Luhrmann’s greatest mistake, however, is cutting one of the most important, and most poignant, scenes from the novel. This is the scene where Nick meets Gatsby’s father, a man of humble origins, at his son’s funeral — a funeral which is notable for the fact that no-one from his infamous parties turns up to it. The film tries to grapple the novel’s concern with emphasising the gulf between Gatsby as a veneer and Gatsby as he really is, but Luhrmann’s decision to overlook a broad demonstration of this is confusing. Cutting his father, a living reminder of Gatsby’s past, perhaps robs the potential of reinforcing this gulf, and also creating a sense of pathos. It’s empty and melancholy, and for me, the saddest scene in the novel — and it is sadly missed from this film. (Non-sequitur: I have no idea if this is intentional or not, but did DiCaprio’s unconvincing appropriation of ‘old sport’ grate on anyone else either? Anyone?)

I don’t think I need to wax lyrical too much about the music; enough has been said about its usage. I do agree with those who think it’s distracting — these songs are good on their own, but they also take us out of Gatsby’s world. There seems to be an attempt to replicate a similar aesthetic to Moulin Rouge! in its patchwork appropriation of past and present, but in all fairness, as I’ve continued to emphasise, Fitzgerald’s novel is a completely different beast to a musical set in 1900s Paris which wears its debts to early cinema, cabaret, and Marc Bolan on its sleeve. I wonder whether Luhrmann is running out of ideas, or fails to realise that different sources of material may not respond well to the same techniques.

By focusing so much on making Gatsby look good rather than making us feel for the characters or illustrating its shallow underbelly, this ensures for a missed opportunity of a film. (That said, I’ve yet to see the Robert Redford version.) Poor DiCaprio and Mulligan try their best, but the end product is the equivalent of being hit in the face several times with a sledgehammer. We’re bored as a result. If you want a contemporary demonstration of the destruction of the American Dream, I suggest you go and listen to The National. Or perhaps go back and read the novel again.

The Burning Question: Why Are Aspie Women Weird?

Logging into wordpress today, I had a cursory glance at the search terms that have recently led people to my blog. Other than terms relating to The Great Gatsby (seems like a lot of you like Leonardo DiCaprio), I noticed one which was slightly different from the rest.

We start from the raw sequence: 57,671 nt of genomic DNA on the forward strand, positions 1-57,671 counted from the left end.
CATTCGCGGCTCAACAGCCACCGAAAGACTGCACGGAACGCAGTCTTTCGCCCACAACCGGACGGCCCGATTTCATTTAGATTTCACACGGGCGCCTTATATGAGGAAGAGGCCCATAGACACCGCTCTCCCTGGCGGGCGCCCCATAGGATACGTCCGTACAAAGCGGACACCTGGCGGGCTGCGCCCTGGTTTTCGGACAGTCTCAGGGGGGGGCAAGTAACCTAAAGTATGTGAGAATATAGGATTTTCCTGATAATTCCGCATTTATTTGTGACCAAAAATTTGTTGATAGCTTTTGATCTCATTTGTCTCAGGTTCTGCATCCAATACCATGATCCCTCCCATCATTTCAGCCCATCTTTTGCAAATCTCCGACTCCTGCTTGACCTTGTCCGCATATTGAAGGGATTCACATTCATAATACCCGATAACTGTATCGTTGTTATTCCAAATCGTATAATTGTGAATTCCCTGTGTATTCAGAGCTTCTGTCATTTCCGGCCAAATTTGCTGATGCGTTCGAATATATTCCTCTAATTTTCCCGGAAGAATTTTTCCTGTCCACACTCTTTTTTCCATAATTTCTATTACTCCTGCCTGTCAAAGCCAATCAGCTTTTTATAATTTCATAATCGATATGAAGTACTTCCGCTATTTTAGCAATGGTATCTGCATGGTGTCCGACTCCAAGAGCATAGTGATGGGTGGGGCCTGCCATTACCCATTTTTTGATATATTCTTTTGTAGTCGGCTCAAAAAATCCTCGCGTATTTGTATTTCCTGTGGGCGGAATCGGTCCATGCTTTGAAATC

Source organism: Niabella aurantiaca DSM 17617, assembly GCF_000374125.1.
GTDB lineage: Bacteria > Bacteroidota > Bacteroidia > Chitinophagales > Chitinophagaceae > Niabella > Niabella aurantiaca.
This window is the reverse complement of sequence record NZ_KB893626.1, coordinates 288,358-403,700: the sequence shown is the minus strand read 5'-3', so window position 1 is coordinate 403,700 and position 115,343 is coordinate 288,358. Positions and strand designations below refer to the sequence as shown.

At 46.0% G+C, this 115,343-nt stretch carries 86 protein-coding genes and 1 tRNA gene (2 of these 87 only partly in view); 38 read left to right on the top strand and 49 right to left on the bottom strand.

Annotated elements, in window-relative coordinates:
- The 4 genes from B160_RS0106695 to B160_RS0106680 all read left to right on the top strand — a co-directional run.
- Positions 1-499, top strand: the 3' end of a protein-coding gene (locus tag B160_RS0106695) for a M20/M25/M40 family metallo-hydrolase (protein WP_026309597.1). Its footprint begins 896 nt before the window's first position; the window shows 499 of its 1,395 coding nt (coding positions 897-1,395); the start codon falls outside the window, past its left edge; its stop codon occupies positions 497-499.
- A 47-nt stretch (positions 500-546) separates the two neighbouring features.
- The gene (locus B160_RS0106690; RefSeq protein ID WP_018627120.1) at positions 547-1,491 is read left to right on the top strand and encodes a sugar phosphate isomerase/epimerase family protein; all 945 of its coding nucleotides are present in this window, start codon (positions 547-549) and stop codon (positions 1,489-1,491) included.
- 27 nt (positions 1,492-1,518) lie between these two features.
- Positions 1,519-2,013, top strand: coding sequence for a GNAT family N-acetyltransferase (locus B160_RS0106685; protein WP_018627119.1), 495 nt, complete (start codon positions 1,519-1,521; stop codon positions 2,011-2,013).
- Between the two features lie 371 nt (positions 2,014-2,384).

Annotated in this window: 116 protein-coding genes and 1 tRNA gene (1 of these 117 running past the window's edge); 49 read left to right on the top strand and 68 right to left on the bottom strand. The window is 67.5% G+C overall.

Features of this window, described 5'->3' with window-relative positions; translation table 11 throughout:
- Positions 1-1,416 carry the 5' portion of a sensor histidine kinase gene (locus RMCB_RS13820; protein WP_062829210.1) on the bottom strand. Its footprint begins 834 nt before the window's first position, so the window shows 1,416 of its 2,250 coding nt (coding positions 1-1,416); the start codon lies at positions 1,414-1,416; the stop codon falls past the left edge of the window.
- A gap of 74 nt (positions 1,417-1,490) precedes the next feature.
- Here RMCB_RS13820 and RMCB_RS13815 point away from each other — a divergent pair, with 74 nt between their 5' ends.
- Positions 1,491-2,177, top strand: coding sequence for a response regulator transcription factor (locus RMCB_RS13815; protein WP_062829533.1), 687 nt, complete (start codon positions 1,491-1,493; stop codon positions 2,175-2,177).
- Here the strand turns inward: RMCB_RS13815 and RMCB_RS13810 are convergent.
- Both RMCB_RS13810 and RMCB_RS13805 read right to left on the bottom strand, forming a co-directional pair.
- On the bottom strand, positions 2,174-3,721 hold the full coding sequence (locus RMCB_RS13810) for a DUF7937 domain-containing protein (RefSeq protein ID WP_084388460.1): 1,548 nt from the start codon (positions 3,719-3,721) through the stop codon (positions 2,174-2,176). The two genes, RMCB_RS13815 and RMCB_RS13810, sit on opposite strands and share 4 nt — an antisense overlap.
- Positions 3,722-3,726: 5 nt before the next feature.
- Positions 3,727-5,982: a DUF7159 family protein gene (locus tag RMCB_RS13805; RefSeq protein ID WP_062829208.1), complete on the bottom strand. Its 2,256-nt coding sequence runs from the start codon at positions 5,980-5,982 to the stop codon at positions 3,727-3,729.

It was: ‘why are aspie women weird’.

Gosh, good question anonymous Google / Bing / Yahoo searcher person. It’s a burning question that I, and so many of us weird aspie women and other allistic women (‘allistic’ means that you specifically don’t have autism/AS, by the way), have been attempting to answer for 800 years. It’s a question more important than why the sky is blue, how many children had Lady Macbeth, and why there was a potato famine in the 1840s. Actually, anonymous Google / Bing / Yahoo searcher person, how weird would you rate allistic women? Are they a weeny bit weird? Weirder even? Or, like Little Bear’s porridge, just right?

I notice that I’m making a lot of generalisations about allistic women here, anonymous Google / Bing / Yahoo searcher person. Not every allistic woman is the same, and it’s incredibly unwise to make such oversweeping statements. But anonymous Google / Bing / Yahoo searcher person (this is becoming a mouthful here), women with AS are not all the same too, nor are anybody on the autistic spectrum. I don’t know what image you have in your mind of what aspie women are and ‘should’ be, but if I were you, I’d scotch it right now. Because that image may fit one girl or woman, but it may not fit another. And it certainly won’t fit another after that. You know that analogy that the Tenth Doctor (you watch Doctor Who, right? Well, I’m assuming you do for the purpose of this) makes about time? That ‘it’s a big ball of wibbly-wobbly, timey-wimey stuff’? You could compare that to autism. It’s not narrow and contained, it ebbs and flows, and people occupy different positions on the spectrum. Well, something like that. By the way, we’re not all made of wibbly-wobbly, timey-wimey stuff, just so we’re clear.

I realise I’m dodging your question though, and I’m sorry for that. I guess my answer for you would be, I don’t know, My Little Ponies? Thomas Middleton? The polar bear from Lost? Or we all could blame Seamus Heaney. OK, now it is official: Seamus Heaney made aspie women weird. Thank you all for your time, and don’t let your aspie women near his translation of Beowulf. Thanks for saving the internet, anonymous Google / Bing / Yahoo searcher person. You might just save the world one day.